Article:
Paldi: A Vancouver Island settlement that embodied Canadian Multiculturalism
Another lesser known story of a mill town in British Columbia was recently the subject of the Heritage Minute series-a bilingual series of history-focused public service announcements- produced by the non-profit organization, Historica Canada.
Released in April this year to celebrate Sikh Heritage Month, the 60-second feature captures the lives of early immigrants from South Asia, including Mayo Singh who along with 35 other Sikhs set up the Mayo Lumber Company on Vancouver Island with a culturally diverse workforce of South Asian, Chinese, Japanese, and white workers.
According to Historica Canada, soon after, buildings were erected, including a Sikh gurdwara and a Japanese temple, as well as bunkhouses, cookhouses, and a school. Known as “Mayo” or “Mayo Siding” until receiving an official post office in 1936, the town was named Paldi, after Mayo Singh’s home in Punjab.
The story is related from the perspective of Bishan Kaur, Mayo Singh’s wife. This is the first time in about 30 years that a Heritage Minute has been made on the lives of South Asian immigrants. “I feel a deep and emotional appreciation for this Heritage Minute in particular because the history it portrays touches me to the core of my being,” said Dr. Satwinder Bains, director of the South Asian Studies Institute at the University of the Fraser Valley.
“As a historical consultant on the project, Paldi and Bishan Kaur’s story evoked in me a poignant indebtedness to the early Sikh settlers who helped build our beautiful province.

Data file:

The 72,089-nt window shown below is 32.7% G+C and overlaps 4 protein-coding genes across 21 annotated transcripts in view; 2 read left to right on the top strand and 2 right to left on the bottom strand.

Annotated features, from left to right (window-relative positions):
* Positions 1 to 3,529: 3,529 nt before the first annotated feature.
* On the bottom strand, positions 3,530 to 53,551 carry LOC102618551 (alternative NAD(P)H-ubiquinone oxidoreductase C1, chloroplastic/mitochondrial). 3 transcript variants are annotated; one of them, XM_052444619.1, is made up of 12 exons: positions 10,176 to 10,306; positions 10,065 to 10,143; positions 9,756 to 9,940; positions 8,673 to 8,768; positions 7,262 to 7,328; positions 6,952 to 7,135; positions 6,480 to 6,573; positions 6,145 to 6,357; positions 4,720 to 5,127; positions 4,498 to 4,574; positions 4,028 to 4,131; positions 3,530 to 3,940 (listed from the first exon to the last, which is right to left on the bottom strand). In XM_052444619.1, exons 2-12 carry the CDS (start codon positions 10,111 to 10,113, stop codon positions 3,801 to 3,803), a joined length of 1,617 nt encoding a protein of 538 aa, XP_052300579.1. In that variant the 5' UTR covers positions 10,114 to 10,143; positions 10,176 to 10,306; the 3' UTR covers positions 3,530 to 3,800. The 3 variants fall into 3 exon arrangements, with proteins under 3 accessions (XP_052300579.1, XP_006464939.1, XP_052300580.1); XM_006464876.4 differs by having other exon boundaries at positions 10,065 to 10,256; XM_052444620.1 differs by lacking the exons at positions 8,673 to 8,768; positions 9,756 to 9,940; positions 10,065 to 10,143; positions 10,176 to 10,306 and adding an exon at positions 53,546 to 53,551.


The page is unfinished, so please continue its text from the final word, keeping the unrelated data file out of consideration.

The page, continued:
“As an immigrant myself I am extremely proud of our rich and vibrant history that has been captured in this Heritage Minute.” Bains said.
Actor-playwright Pamela Sinha: “I saw photos of vibrant, cigarette-holding, scotch-drinking couples”
Actor-playwright Pamela Sinha too presents the immigration story from a novel, complex angle in her latest play, New. Set in 1970s Winnipeg, the play centers around three couples- Qasim, a doctor who feels trapped in an arranged marriage to Nuzha because he loves another, Ash and Aisha who are trying to keep up with the demands of their families and Sachin and Sita who are struggling to keep their marriage intact after a personal loss.
One myth that Sinha, who also plays Sita in the play, wanted to shatter is that South Asian immigrants are all the same.
“As I looked through my aunt’s old albums in their early days in Winnipeg, I saw photos of vibrant, cigarette-holding, scotch-drinking couples in filmy chiffon saris and skinny ties that looked way cooler than the depictions of “brown” immigrants that inundate present and popular culture,” said Sinha in an official playwright’s note.
The Dora award-winning playwright’s parents immigrated to Canada in the mid 60s and much of what is shown in the play are vignettes borrowed from their lives and the lives of their community members.
Much like in Paldi which is considered one of the first multicultural towns to be set up in Canada, Sinha’s parents too were part of a racially and culturally mixed cohort of Hindu, Muslim, Sikh and Christian families.
“I have tried to capture what it means to be thought of as ‘new’- because of how you look- in a country where you are not new, a country that is your home. When I hear of an older Indian or Chinese-born person being yelled at, told to go back to their country, I want to scream back- this is their country! They came of age here, gave all they had and we are all beneficiaries of those gifts of knowledge and love” she says.
Baisakhi Roy is a writer and journalist based in Oakville. Her work has been published in several Canadian media outlets including The Globe and Mail, Huffington Post Canada, Chatelaine, Broadview and CBC. Her areas of interest and expertise lie in the intersections of immigrant life and culture in Canada. She is an avid Bollywood fan and co-hosts the Hindi language podcast KhabardaarPodcast.com.